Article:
Format of BBC Radio 4 .m4a files

Jim web web at
Wed Sep 9 04:28:18 PDT 2015

In article <68D324A8D5C641BF85D17D95E4ECF311 at RJCDESK>, RS
<richard22j at> wrote:
> Does anyone know what software the BBC uses to encode its .m4a files?

for all recent 'radio' files I've checked ffprobe tells me:

aac (LC) (mp4a/0x6134706D) 48000 Hz stereo fltp
Major brand M4A encoder Lav54.20.4 compatable isomiso2

The sample rate is 128kb/s for R4/R4X and 320 kb/s for R3.

>  I am unable to play them on an AGPtek Longevity player, which says it
> supports AAC-LC.  If I let get_iplayer default to flashaacstd, I get
> .m4a files with a bit rate of 128kbit/s and a sample rate of 44.1kHz or
> 48kHz (depending on the programme).

I've not seen a 44.1k sample rate file for a long time, so unless your
samples are old I'm surprised by that. IIRC The BBC ceased outputting RTMP
44.1k when Audio Factory got going and they killed the old server-side
conversions that the ancient Linux Flash plugin needed to avoid its own
poorer conversions because it can't cope with 48k.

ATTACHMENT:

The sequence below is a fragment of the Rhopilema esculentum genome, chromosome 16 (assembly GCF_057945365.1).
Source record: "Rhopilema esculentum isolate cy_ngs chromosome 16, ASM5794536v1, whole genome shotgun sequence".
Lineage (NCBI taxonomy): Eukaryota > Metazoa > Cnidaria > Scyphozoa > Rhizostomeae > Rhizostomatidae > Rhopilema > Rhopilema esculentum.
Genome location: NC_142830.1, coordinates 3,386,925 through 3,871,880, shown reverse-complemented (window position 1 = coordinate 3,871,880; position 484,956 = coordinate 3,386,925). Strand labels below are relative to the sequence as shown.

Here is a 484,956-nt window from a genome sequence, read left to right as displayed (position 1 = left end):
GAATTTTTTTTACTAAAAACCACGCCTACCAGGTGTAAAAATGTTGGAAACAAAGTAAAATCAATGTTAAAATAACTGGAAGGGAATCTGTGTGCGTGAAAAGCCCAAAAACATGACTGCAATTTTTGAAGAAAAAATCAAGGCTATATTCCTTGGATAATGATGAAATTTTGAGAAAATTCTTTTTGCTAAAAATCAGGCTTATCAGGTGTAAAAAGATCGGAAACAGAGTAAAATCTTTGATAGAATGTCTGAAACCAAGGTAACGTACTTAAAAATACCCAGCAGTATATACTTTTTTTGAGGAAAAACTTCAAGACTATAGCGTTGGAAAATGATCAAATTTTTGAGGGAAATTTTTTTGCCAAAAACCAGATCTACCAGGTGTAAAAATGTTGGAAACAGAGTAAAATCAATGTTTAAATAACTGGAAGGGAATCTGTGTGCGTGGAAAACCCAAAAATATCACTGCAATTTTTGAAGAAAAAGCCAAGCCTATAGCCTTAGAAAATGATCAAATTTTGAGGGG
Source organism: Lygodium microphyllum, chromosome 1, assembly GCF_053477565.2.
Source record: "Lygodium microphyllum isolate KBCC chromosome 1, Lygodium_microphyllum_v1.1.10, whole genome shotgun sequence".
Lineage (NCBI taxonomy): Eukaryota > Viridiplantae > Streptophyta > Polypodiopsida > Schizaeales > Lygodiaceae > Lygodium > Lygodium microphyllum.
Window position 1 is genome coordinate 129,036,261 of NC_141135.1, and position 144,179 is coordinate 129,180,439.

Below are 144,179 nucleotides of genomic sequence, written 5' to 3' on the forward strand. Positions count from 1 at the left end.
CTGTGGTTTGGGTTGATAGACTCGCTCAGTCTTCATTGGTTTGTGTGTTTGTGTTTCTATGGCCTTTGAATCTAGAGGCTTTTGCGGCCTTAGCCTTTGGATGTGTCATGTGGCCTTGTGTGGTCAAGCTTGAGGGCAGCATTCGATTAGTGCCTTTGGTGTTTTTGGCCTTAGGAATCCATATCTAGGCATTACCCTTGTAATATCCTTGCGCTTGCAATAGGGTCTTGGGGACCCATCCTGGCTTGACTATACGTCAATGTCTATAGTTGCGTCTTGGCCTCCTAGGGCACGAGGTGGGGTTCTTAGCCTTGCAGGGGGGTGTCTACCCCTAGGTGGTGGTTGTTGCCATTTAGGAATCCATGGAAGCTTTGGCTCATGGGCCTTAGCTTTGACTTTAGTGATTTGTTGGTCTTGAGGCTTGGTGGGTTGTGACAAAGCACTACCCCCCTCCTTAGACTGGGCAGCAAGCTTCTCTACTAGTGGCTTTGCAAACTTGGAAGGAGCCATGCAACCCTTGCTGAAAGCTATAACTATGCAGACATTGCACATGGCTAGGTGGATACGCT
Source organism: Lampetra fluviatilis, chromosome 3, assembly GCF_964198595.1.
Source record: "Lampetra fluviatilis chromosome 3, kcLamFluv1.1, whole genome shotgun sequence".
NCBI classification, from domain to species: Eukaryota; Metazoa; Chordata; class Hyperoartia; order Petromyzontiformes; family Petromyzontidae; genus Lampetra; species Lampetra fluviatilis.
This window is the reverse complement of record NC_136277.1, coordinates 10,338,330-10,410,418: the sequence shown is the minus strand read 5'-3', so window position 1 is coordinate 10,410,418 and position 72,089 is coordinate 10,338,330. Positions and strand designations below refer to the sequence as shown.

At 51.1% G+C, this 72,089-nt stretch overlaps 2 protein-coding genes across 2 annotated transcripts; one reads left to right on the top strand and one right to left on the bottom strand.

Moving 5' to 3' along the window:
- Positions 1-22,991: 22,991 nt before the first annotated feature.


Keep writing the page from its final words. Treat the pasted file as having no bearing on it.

Can't comment on the limitations of foibles of commercial players.

> Obviously one solution is to convert the .m4a files to .mp3 because they
> then play fine.  On 31 May I asked about the --aactomp3 option. 
> (Belated thanks to everyone who replied.)  I was told I would get
> better quality if I left the files as aac/.m4a than if I converted them
> to .mp3.  It does not seem to be that easy to find a portable player to
> play the .m4a files.

Well, I suspect many 'consumer' products are still stuck in the era of mp3.
So you may need to spend time checking out recent HiFi mags, etc, to find
more flexible and capable devices. Which alas probably cost more.

Why not flac?

You may also find it useful to install ffmpeg/ffprobe so you can read the
details of your files.


Armstrong Audio
Audio Misc

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